Any NYC resident knows how necessary it is to make sacrifices when apartment hunting. A potential home may be a twenty-minute hike from the nearest subway station and lack any storage space, but those drawbacks are easily overshadowed by original hardwood floors or vaulted ceilings. But for Angie Venezia and Reed Loar, no sacrifices were required when they found their loft in Bushwick, Brooklyn. Go ahead, embrace the jealousy.
There's something satisfyingly indulgent about getting to look behind the normally closed doors of someone else's home. That's why, with the help of Dyson and its commitment to design and technology, we created this series of guided tours of some of New York's artfully articulated apartments and the people who live there.
"When we first walked in, we both had the same instantaneous reaction," Venezia says. "It was exactly what we were looking for: open space, lots of sunlight, and in our price range. It was too good to be true."
The couple moved into the three-bedroom, 1,250-square-foot apartment in September. Since then they've been working together to turn it into a home, which has entailed hanging a set of Edison light bulbs (found at NYC-based Schoolhouse Electric & Supply Co.) from the kitchen's elevated ceiling and decorating the space with original pieces. Some of the artwork and furnishings were made by their relatives: the space is decorated with paintings by Angie's grandmother and sculptures made by Reed's father, a cabinetmaker, including a smooth, egg-shaped Shiva lingam and a maple wood mirror.
Woodworking skills run in the family, as evidenced by the towering wood-and-metal bookcase that Reed constructed. The massive piece serves as the living room's focal point and houses Venezia's extensive collection of books, acquired in her work as a book publicist. This creation is the product of Angie and Reed's fruitless search through local stores and websites for their ideal shelving, which left them empty-handed. "I'll get design inspiration from a particular piece of furniture I see in a store or online," Loar says. "If I find something I like but I can't buy it then I'll just build it myself."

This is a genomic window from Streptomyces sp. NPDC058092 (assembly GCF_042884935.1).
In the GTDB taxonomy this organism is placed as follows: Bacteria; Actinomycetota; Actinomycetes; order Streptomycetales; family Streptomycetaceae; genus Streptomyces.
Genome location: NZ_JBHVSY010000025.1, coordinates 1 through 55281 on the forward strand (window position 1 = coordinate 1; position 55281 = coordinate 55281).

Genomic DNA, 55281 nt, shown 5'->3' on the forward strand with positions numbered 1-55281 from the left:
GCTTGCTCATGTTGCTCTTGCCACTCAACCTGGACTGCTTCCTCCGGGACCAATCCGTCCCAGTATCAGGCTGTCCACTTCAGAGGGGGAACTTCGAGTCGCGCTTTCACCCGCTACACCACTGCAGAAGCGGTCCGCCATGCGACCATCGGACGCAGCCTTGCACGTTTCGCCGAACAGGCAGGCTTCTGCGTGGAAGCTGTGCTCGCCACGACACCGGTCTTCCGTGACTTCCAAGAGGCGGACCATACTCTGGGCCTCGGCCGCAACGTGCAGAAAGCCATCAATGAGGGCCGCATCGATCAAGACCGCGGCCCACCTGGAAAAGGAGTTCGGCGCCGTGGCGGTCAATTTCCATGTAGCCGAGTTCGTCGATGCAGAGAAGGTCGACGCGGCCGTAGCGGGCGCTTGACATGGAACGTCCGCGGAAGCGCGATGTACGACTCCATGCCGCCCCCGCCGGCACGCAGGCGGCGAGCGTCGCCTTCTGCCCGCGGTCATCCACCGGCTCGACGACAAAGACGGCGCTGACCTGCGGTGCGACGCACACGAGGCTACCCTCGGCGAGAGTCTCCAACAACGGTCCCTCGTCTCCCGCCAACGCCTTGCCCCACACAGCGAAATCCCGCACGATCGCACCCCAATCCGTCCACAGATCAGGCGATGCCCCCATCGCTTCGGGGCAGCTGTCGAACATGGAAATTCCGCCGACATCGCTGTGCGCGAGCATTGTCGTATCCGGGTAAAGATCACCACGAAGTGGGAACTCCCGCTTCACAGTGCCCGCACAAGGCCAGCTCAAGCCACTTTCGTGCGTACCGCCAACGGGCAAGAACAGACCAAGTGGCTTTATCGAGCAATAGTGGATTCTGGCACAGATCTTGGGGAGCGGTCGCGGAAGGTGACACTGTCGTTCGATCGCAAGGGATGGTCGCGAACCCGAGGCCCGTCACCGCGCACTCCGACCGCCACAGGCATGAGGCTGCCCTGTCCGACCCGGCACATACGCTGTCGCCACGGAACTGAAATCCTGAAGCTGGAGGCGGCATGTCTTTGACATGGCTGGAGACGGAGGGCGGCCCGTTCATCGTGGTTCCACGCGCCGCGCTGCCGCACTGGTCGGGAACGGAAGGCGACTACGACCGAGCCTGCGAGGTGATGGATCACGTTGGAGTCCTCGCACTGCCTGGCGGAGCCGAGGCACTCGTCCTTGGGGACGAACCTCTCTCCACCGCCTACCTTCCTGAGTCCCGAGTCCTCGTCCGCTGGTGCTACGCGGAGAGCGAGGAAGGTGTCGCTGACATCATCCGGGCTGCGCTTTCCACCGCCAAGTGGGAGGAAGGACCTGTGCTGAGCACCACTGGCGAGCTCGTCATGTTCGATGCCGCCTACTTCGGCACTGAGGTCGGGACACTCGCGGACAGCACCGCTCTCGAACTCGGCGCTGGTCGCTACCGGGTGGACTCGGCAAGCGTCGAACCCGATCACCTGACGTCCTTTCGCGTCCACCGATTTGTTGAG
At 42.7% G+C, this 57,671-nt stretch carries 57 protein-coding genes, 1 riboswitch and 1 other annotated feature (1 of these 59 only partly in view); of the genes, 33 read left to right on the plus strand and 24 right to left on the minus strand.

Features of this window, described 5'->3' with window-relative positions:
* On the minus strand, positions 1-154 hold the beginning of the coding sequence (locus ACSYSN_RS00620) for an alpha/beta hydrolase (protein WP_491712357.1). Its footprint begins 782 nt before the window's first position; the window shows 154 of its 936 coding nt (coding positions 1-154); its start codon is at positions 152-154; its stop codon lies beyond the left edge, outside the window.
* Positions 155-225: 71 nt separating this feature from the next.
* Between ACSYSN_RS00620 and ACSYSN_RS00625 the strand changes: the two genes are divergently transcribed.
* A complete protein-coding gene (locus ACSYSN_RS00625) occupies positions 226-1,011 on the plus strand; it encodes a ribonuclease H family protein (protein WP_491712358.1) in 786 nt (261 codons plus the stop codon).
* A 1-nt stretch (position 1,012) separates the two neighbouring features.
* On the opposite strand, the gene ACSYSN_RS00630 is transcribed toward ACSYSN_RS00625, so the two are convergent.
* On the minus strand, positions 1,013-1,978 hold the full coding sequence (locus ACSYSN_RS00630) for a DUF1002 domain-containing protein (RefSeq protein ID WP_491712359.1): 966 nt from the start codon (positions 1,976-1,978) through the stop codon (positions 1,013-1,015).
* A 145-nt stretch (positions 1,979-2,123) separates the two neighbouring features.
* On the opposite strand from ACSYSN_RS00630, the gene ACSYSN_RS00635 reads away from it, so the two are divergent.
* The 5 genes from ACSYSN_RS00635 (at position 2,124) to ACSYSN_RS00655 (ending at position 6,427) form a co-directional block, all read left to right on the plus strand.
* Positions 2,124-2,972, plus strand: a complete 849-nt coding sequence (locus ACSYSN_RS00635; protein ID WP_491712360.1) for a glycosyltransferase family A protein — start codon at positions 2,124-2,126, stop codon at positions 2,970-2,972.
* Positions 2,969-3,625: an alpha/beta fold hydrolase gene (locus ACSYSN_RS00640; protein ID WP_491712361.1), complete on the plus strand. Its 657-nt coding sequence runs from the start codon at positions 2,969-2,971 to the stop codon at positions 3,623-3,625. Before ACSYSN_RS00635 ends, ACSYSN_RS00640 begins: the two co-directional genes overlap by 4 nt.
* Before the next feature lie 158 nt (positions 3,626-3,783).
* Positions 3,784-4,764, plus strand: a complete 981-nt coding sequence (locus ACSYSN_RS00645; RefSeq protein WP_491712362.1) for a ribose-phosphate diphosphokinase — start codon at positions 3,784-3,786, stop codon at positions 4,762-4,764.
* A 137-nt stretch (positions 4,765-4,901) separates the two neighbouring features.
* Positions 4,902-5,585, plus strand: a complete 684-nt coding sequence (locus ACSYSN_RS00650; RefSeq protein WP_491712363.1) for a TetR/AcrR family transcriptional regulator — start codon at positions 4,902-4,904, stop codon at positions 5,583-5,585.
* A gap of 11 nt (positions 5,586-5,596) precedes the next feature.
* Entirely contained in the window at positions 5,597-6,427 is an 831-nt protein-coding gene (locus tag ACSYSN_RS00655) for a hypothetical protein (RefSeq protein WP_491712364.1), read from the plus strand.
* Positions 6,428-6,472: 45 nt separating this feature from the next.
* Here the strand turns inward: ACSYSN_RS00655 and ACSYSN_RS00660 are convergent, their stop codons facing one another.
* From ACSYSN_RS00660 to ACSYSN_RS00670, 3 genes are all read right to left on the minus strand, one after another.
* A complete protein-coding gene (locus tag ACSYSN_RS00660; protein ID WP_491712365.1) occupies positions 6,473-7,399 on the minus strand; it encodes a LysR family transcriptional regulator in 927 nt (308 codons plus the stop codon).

The couple used the steel-grey color of the metal on the bookcase as a jumping-off point for the rest of the room, which is decorated in muted tones. A Native American-inspired rug from the Joinery, a boutique in Williamsburg, lends a splash of color to the room.
"We both have a clean design aesthetic," says Venezia. "You just can't have a lot of knickknacks in a New York apartment."
A few inherited pieces hold sentimental value, including a steamer trunk brought by a great-great grandmother when she emigrated to the United States from Germany, and a mustard-yellow blanket from Venezia's childhood home that is draped over their sofa.
If they were unable to build a piece they envisioned, or acquire it from family, Angie and Reed scoured design blogs, Pinterest, and local shops for inspiration. They also relied on design-focused mass retailers like Crate & Barrel and West Elm for basics, like a pair of midcentury modern-inspired grey sofas.
The bedroom receives ample sunlight thanks to its southeastern exposure. But this perk also has a drawback: dust. "We dust regularly, but once a month we do a deep cleaning of the whole place," Venezia says. "This building used to be a knitting factory, so it still has the original hardwood floors and white brick walls. You can easily see when they get dusty."
Luckily, dust accumulation is one of the few—maybe only—drawbacks of the open space. The couple turned what was the apartment's original master bedroom into a storage space, which contains a ladder leading to a loft where they store racks of their clothing. The ample space is enough to make any New Yorker jealous.
"We have the perfect amount of space to stash stuff," Venezia says. "It's nice to get everything out of sight and out of the way."
Once you've found the apartment of your dreams, team up with the Dyson DC59 Animal to keep your space immaculate while maintaining high standards of design and technology.
Images by Marlene Rounds.
Jennifer Nalewicki is a travel writer based in Brooklyn, New York. Her writing has been featured in Interior Design, Wine Enthusiast, Hemispheres, Esquire.com, and more.